"Well, it had to be. They aren't talking about the news or anything?" Micki looked confused when Ryan shook his head. "It felt like the whole building just... jolted. I could hear things falling, and when I came downstairs, well, you can see what I found. And of course, Jack called to say he wouldn't be in today and hung up before I could tell him what happened."
Ryan placed a gentle hand on her shoulder, then knelt to help her clean up. Neither of them noticed the red stone on the counter, completely unaffected by whatever event had caused such chaos and damage to the other artifacts.
Bad luck had been dogging Micki and Ryan for three days. After cleaning up the store, Ryan had taken his cousin for lunch. When they got back, Ryan realized he'd left his wallet behind at the restaurant. He walked back to find it, but it never turned up. When he got back again, in a terrible mood and trying to figure out what cards he now needed to cancel, he found Micki looking pale and weak, suffering from a rapid case of food poisoning.
Ryan had knocked over one of the few surviving glass vases in the store, then cut his hand badly when trying to clean it up. Micki fell down the stairs and was still limping around. The compressor on the fridge went out and everything in it went bad, leaving them with an expensive repair bill and the faint smell of sour milk. Ryan had been stood up, and Micki wished she'd been after the disaster her hairdresser had made of her usually lovely red curls.
"This has been the worst week ever," Micki pouted. "I absolutely refuse to go anywhere or do anything. It'd be like asking for something else to go wrong."
The bell jangled at the front door. "We're closed," they shouted in unison.
"It's me," Jack answered back.
They jumped to their feet to greet him. "We haven't seen you in days! You just tell us you won't be in, then nothing! What were you thinking? Where were you?" Micki and Ryan spoke over each other.
"You two look like you've had a hard week." Jack said. They just glared in response. "The store looks nice, though. Clean up a bit?"
"We had a freaking disaster, Jack!" Micki said. "We needed you."
"I was doing research on our little friend here."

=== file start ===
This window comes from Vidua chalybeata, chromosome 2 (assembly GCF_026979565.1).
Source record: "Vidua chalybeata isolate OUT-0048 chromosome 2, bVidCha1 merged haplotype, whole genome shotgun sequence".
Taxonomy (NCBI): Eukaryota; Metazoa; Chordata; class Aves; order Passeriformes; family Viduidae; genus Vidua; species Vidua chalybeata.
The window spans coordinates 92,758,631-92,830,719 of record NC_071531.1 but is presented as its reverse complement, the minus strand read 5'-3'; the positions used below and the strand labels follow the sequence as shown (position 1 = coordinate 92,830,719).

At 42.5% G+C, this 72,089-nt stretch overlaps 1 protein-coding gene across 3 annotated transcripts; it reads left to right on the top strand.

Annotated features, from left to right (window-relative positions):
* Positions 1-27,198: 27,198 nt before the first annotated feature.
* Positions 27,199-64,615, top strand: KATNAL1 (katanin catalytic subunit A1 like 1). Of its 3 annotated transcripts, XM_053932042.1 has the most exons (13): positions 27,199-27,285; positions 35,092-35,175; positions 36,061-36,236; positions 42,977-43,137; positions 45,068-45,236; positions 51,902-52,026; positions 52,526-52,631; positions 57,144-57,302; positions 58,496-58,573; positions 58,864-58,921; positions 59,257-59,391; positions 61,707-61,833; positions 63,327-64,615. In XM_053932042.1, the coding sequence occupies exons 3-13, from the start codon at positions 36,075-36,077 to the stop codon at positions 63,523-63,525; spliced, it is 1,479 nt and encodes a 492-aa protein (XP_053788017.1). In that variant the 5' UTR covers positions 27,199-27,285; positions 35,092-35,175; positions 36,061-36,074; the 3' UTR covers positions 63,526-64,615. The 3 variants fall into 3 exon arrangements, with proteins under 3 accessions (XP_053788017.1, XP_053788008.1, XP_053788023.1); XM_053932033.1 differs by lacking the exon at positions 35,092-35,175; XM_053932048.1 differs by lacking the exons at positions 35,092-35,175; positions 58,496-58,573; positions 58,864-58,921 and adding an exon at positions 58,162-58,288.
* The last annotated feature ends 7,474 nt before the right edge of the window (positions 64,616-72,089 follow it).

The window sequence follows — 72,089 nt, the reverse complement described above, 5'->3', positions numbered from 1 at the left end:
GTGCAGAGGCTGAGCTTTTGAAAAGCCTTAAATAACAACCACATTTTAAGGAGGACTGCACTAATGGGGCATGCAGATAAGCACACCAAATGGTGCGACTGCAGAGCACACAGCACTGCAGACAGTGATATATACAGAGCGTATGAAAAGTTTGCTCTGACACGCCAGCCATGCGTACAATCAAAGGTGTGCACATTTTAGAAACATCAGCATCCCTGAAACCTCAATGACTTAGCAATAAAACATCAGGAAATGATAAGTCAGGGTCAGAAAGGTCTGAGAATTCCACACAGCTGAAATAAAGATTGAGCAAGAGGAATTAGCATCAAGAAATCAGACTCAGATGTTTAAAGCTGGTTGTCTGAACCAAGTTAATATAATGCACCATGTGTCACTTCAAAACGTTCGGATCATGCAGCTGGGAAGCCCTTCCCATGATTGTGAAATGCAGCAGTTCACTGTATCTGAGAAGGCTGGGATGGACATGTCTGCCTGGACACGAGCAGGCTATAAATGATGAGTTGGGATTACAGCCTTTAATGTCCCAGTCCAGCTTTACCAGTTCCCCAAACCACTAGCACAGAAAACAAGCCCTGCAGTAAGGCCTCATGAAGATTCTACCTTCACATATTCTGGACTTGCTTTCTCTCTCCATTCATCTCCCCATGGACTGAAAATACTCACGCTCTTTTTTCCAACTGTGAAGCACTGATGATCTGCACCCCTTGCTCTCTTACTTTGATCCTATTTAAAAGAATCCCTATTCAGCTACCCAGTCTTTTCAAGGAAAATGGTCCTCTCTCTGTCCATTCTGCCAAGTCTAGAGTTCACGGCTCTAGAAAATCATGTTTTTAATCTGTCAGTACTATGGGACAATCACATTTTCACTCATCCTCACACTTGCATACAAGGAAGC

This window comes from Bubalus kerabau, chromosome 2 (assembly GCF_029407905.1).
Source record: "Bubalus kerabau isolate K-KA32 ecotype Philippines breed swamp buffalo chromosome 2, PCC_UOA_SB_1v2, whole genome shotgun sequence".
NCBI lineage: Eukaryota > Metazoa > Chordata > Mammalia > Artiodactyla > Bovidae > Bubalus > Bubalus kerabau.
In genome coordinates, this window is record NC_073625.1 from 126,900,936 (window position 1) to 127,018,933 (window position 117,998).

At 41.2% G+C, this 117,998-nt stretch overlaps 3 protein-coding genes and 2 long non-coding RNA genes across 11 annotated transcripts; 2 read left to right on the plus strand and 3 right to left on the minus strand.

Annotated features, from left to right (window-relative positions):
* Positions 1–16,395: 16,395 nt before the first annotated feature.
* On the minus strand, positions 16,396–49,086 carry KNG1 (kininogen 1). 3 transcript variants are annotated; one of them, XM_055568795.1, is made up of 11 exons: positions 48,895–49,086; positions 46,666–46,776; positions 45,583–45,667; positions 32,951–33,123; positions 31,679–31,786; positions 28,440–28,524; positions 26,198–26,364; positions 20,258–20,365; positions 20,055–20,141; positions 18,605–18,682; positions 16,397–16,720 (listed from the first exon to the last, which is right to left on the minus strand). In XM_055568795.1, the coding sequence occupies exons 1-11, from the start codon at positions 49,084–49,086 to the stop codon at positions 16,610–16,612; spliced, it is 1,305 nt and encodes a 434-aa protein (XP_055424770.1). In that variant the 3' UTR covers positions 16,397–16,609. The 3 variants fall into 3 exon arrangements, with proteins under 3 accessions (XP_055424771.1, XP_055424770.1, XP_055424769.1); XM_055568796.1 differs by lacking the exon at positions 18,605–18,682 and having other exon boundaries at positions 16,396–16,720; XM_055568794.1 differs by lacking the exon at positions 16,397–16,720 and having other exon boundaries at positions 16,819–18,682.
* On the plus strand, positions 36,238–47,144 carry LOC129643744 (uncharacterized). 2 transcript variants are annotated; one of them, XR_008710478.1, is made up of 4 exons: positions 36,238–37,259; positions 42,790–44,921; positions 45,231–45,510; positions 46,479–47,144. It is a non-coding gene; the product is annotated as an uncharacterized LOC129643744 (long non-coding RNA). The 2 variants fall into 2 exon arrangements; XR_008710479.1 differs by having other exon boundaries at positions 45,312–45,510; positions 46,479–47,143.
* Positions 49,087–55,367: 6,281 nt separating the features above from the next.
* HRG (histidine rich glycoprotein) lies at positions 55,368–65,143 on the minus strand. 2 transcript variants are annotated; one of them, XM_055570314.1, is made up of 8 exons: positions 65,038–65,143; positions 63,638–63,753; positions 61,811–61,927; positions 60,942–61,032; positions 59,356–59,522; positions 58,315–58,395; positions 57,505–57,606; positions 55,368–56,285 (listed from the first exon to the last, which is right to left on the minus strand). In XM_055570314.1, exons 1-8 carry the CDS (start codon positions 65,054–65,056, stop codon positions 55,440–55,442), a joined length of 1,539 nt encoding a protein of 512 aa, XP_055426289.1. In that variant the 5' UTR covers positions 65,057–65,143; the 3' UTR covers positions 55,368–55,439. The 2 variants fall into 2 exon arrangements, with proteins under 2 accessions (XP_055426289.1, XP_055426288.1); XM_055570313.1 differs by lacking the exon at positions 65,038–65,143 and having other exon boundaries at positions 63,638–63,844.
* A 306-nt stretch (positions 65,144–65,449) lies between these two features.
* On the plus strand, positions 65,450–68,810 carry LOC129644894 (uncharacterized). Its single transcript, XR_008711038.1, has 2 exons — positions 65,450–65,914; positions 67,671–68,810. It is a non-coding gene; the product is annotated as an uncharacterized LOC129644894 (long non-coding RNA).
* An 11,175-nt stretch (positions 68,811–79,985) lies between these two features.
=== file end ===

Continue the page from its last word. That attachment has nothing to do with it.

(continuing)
"What are you talking about?" Ryan asked.
Jack pointed at the red rock they'd received in the mail. "Forgot all about it, didn't you? Well, I didn't. I've spent the past three days trying to figure out where I'd seen that carving before."
"Was it worth abandoning us to our miserable week?" Micki said.
"Well, I think I know how to make the misery stop, so yes. It's not too surprising I couldn't remember where I'd seen the carving before. This stone is part of a much larger pattern found on the side of the Ayers Rock in Australia. I saw it thirty years ago when I was travelling. The thing is, there's a legend that stones removed from Ayers Rock are cursed."
"What is it with us and cursed objects?" Ryan asked rhetorically. "So someone really did hear about us and sent it so we could take care of it?"
Micki was more interested in getting their horrible luck to stop. "So we stick it in the vault and everything is back to normal? We can do that." She reached to pick up the stone, but Jack stopped her.
"Putting it in the vault would be a very bad idea. Once I figured out where it came from, I called a friend in Australia. It took some doing, had to talk to about six different people before I got to speak to someone who actually knew, but I finally got some answers straight from an aboriginal witch doctor. This stone is quite unlike the cursed artifacts we are familiar with. We deal in Devil cursed prosaic objects – Ayers Rock is sacred. Removing the stone angered their gods."
"And the vault wouldn't keep out angry gods," Micki realized. "So what can we do?"
"There's only one thing to do," Jack replied. "Do you have a box?"
"Grandfather, the package from Canada has arrived." A slim youth slipped into his grandfather's room.
Covered in stamps and addressed in Micki's careful writing, the brown cardboard box was opened and the red stone within carefully placed in the old man's hands. At the feel of the coarse sandstone, the witch doctor smiled softly.